Once upon a time, plugins were required to watch videos, listen to audio, or play games in webpages. However, plugins have proved time and time again to be security risks and the cause of various performance issues. Plugins have been gradually phased out in all web browsers over the past few years, and most sites have switched to HTML5 for playing media.
But what about the millions of pages that will never be updated, like those in the Internet Archive? This is where NoPlugin comes in. NoPlugin is a browser extension for Chrome, Opera, and Firefox that converts some plugin objects into HTML5 media objects for playback in the browser. If your browser isn’t capable of playing the media file in question, NoPlugin can download it to your computer (so you can open it with VLC Media Player or another app).
After a year and a half with no updates, I’m happy to finally release NoPlugin 5.0! This is a massive update that improves performance, media compatibility, and fixes plenty of bugs.
Improved media support
Before this update, NoPlugin determined if the browser could play a certain file by looking at the file ending — .mov, .mp3, and so on. This might seem logical, but many media files are actually containers, with wildly varying video and audio codecs. The file ending doesn’t tell the full story.
Starting with version 5.0, NoPlugin will now attempt to play every plugin media file in your browser. If the media file has a supported video and/or audio codec, it should play. If there’s an error, NoPlugin will offer to download the file to your computer, just as before.
This change in behavior allows many QuickTime files (.mov, .qt) to be played inside the browser, since many QuickTime files use the H.264 video codec with AAC/MP3 audio codecs — all of which are commonly used by HTML5 video in MP4 containers.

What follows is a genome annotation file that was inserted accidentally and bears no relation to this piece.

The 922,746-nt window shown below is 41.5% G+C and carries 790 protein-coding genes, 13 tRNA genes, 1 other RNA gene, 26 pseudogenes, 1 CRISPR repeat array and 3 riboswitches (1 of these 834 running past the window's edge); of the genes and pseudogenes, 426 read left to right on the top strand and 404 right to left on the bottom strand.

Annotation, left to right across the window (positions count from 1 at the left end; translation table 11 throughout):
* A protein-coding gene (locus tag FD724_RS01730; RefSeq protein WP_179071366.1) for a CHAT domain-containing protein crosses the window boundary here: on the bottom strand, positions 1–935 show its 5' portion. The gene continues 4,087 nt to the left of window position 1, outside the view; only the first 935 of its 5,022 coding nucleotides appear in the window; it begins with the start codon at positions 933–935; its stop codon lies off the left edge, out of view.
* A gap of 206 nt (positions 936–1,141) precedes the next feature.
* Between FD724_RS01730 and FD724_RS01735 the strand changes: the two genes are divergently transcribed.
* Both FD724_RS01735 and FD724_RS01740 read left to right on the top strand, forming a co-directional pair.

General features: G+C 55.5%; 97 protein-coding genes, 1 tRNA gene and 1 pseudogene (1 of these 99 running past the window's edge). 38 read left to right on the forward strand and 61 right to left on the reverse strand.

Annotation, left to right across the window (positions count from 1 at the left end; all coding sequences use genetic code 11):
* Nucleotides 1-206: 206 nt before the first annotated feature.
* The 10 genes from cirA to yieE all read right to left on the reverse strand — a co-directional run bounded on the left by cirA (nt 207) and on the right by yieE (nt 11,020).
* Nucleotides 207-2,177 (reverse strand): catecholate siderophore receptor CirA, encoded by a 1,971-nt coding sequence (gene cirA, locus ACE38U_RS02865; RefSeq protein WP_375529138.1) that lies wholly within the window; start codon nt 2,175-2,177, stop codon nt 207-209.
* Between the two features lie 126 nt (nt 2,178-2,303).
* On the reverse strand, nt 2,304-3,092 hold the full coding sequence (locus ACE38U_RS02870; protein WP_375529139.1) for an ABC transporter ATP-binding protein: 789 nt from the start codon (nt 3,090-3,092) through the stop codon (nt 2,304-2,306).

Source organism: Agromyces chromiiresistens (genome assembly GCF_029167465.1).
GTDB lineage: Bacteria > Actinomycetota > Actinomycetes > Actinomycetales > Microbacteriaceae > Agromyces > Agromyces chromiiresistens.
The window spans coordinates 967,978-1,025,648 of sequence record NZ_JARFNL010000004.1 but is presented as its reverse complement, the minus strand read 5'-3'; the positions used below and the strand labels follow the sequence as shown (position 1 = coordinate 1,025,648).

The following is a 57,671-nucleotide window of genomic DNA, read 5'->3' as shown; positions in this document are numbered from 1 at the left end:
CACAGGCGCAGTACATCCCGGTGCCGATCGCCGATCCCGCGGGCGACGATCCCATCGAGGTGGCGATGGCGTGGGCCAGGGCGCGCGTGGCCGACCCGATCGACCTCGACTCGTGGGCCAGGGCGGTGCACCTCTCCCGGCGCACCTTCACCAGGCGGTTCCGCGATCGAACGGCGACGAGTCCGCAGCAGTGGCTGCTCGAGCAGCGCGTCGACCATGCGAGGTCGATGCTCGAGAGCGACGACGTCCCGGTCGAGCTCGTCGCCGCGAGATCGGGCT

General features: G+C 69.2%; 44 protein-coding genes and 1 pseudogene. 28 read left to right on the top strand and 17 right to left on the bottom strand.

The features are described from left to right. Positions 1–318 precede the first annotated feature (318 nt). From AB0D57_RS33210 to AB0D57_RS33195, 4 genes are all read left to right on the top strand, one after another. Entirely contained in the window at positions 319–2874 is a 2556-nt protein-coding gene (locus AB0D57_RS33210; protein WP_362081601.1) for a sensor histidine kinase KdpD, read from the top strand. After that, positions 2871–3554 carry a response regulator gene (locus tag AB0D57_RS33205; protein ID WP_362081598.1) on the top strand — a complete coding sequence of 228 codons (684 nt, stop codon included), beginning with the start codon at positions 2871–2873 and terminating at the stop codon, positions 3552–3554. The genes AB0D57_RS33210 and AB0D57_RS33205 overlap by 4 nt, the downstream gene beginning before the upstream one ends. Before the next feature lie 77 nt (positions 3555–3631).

Internet Archive compatibility
NoPlugin 5.0 also improves compatibility with pages saved in the Internet Archive Wayback Machine. When loading a page hosted on the Internet Archive, NoPlugin adds the proper Archive web address ( web.archive.org/web/…) to the front of the media URL. This allows many previously-broken media embeds to now work, like this trailer of The Dark Knight on Apple’s website from 2006.
There is still additional work to be done in this area (only the bottom trailer on the above page works), but I’ll save that for the next update.
Chrome OS integration
Chromebooks have always been one of the main focuses for NoPlugin. While you can still use Internet Explorer on Windows to view plugin content, or old builds of Firefox or Chrome on Mac, NoPlugin is the only option for playing plugin content on Chrome OS.
On Chromebooks, NoPlugin 5.0 adds a new ‘Open in VLC for Android’ button to plugin objects that can’t be played in the browser. If your Chromebook has support for Android apps, clicking this button will open the media URL instantly in the Android version of VLC Media Player.
This doesn’t always work, due to some jankiness with Android’s Intent URL scheme, but it’s still a great feature. When it doesn’t work, you still have the option of downloading the file (which can then be played with the Android or Chrome OS versions of VLC Media Player).
NoPlugin 5.0 is rolling out right now on the Chrome Web Store and Firefox Add-ons repository. It’s currenty waiting to be approved for Opera.